About the Exhibit - Something American
Ever since seeing Trenton Doyle Hancock’s last exhibit in Los Angeles at Shulamit Nazarian Gallery, I couldn’t wait for his next. ‘Something American’ is Trenton’s 7th exhibit with James Cohan Gallery and is on view at both their New York locations (Tribeca and LES) until Oct 17th, 2020.
It’s important to understand that Trenton Doyle Hancock’s practice consists of him creating an entirely fictional world called the Moundverse, that’s loosely formed from his experience as a Black youth in rural Texas.
“For almost two decades, Trenton Doyle Hancock has been constructing his own fantastical narrative that continues to develop and inform his prolific artistic output.” (source)
“Part fictional, part autobiographical, Hancock’s work pulls from his own personal experience, art historical canon, comics and superheroes, pulp fiction, and myriad pop culture references, resulting in a complex amalgamation of characters and plots possessing universal concepts of light and dark, good and evil, and all the grey in between.” (source)
The exhibition is in two parts - the first is a series of new paintings, the second is the second chapter of Hancock’s graphic novel.
More relevant than ever, the paintings in this exhibit speak to themes of American identity, cultural expression as well as white supremacy.
Hancock uses this fantastic, mythical world he’s created as almost a coping mechanism, to be able to observe these themes within our society on his worn terms.
“Hancock brings these forces into his fantastical universe in order to grapple with them—this metaphorical space, while it invites parallels to our own, is entirely under the artist’s control.” (source)
The main character is this narrative is Torpedo Boy “an American football gladiator” as well as the Hancock’s self-portrait. Torpedo Boy can be seen having many interactions with a “buffoonish Klansmen”...one that’s often seen in Philip Guston’s works.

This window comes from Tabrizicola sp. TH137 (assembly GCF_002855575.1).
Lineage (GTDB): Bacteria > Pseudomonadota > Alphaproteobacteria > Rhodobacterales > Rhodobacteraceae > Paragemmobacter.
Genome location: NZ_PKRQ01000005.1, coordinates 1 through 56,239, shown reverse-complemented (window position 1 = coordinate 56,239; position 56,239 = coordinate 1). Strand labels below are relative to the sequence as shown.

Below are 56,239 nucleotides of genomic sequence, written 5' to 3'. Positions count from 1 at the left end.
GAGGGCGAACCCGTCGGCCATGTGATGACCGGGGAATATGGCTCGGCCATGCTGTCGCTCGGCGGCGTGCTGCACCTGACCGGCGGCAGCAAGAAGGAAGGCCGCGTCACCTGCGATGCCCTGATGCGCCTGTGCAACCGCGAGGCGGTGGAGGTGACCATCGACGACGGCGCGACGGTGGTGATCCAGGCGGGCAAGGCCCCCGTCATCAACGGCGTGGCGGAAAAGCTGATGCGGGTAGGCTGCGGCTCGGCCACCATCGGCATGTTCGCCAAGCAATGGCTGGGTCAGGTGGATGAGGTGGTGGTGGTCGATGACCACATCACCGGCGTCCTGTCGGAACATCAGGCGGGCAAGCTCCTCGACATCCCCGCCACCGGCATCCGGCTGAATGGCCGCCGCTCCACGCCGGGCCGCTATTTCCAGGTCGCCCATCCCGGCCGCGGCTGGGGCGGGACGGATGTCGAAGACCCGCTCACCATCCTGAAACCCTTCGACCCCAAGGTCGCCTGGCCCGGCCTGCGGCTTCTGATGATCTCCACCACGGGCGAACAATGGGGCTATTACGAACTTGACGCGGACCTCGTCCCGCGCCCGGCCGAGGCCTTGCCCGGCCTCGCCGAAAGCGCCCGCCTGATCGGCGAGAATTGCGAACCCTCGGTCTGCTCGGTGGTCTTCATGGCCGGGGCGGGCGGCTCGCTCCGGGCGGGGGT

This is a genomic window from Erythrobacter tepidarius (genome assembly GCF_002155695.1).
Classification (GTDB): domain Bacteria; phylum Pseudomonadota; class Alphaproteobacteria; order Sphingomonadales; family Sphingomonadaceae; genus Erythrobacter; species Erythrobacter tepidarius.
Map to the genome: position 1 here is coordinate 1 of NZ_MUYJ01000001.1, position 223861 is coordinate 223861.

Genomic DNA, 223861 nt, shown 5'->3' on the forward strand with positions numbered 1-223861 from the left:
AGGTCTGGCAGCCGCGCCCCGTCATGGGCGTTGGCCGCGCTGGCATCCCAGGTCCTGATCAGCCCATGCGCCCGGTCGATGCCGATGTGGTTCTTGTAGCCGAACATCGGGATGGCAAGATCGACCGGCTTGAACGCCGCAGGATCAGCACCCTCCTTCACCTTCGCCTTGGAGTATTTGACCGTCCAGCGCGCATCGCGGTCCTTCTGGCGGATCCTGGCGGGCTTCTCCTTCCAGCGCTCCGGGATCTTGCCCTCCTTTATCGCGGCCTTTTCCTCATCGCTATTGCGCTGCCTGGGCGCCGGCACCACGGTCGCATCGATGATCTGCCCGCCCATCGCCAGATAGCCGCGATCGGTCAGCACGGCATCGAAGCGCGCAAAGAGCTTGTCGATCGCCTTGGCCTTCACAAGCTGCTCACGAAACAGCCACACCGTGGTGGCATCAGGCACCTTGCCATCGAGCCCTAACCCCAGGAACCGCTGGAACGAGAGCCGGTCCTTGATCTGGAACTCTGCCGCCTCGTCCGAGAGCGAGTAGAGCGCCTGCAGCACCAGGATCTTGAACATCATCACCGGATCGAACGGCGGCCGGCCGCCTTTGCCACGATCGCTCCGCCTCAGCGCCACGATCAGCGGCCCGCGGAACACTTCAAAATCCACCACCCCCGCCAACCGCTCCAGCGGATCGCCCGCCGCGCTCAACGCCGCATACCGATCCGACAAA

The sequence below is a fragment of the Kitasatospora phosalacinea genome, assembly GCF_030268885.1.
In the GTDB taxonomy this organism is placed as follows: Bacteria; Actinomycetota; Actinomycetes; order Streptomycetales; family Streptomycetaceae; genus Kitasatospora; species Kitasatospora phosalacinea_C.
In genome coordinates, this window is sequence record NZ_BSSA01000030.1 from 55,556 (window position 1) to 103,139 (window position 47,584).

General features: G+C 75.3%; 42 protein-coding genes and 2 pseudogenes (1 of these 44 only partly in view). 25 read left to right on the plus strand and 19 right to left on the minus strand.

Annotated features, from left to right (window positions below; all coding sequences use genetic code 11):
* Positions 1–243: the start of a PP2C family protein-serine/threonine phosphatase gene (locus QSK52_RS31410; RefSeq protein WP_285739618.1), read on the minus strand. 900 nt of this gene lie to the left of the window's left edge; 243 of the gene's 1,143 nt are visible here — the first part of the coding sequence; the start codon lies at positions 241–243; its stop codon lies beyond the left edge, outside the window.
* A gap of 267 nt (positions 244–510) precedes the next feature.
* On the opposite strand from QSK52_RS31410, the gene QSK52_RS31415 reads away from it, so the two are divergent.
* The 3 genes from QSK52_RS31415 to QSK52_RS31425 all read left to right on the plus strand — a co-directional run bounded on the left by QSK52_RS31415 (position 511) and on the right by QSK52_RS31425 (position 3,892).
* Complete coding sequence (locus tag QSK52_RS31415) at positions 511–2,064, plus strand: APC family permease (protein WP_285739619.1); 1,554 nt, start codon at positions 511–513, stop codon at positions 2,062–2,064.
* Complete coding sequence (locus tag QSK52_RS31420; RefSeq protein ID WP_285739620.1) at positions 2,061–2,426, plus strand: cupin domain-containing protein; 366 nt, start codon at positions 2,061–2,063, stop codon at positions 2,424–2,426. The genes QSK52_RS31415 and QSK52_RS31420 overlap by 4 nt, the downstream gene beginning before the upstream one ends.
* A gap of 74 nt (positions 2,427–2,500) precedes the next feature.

“Hooded Ku Klux Klan figures first appeared in Guston's works in the early 1930s in portable murals that depicted the widespread violence against African Americans. Prompted in part by the violence and civil strife of the late 1960s, Guston returned to the subject in City Limits and other paintings.” (source)
“The more you dissect the image, the more it becomes fraught with historic tension and with my own history as a painter. It keeps feeding itself as an image. The item that is exchanged between them changes the narrative each time.” - Trenton Doyle Hancock
The two largest works in the exhibit are flooded with color and texture thanks to Hancock’s use of a variety of materials such as paint, paper, fur, and even Gatorade bottle caps.
These paintings feature characters called ‘Bringbacks’ who are “humanoid creatures with alternating black and white fur bands, no mouth, and abnormally large eyes. They have no awareness of their own existence and are minions of a Mound named Junior, who eats the humans that these creatures bring to him. (source).
In the same room is a close-up painting of Torpedo Boy in his ‘armor’ - an American football uniform.
“As an adolescent in Texas, Hancock played football, an unequivocally and evocatively American obsession. Football is deeply enmeshed within notions of American masculinity, and has been presented within popular culture as a heroic narrative of masculine grit and character.” (source)
“Torpedo Boy is a vehicle to display and deal with artistic power and desire.” - Trenton Doyle Hancock
At James Cohan’s LES location, the exhibition continues with a focus on Chapter Two of an ongoing graphic novel Hancock has been creating.
“Designed as a traditional graphic novel, the intricate black and white illustrations provide a narrative master class in the characters and mythologies that have ruled Hancock’s work for the past twenty-five years. (source)
“The overarching narrative of his graphic novel places Hancock’s heroes and villains into a setting where he can speak about Americanism and talk back to the world at large.” (source)
Visiting the Gallery
To see a walkthrough of the exhibit, fast forward to 9:10 in the video below.
About the Artist - Trenton Doyle Hancock
Trenton Doyle Hancock was born in Oklahoma but grew up in Paris, Texas.
He earned his BFA from Texas A&M University, Commerce, and his MFA from the Tyler School of Art at Temple University, Philadelphia.
He was one of the youngest artists to participate in the Whitney Biennial (in 2000 and 2002).
“Hancock is known for his visual work that focuses on the Mounds and the Vegans, two forces that are constantly dueling with one another and serve as a representation of the eternal battle between good and evil.” (source)
"Hopefully there's a range of what the Vegans are, and what Torpedo Boy is. You can choose to identify with that range or not. I came from a household where there were very strict ideas about what good and evil are. When I left home I realized that didn't really work for me, that life was a huge grey area. That became more interesting." (source)
Hancock lives and works in Houston, Texas.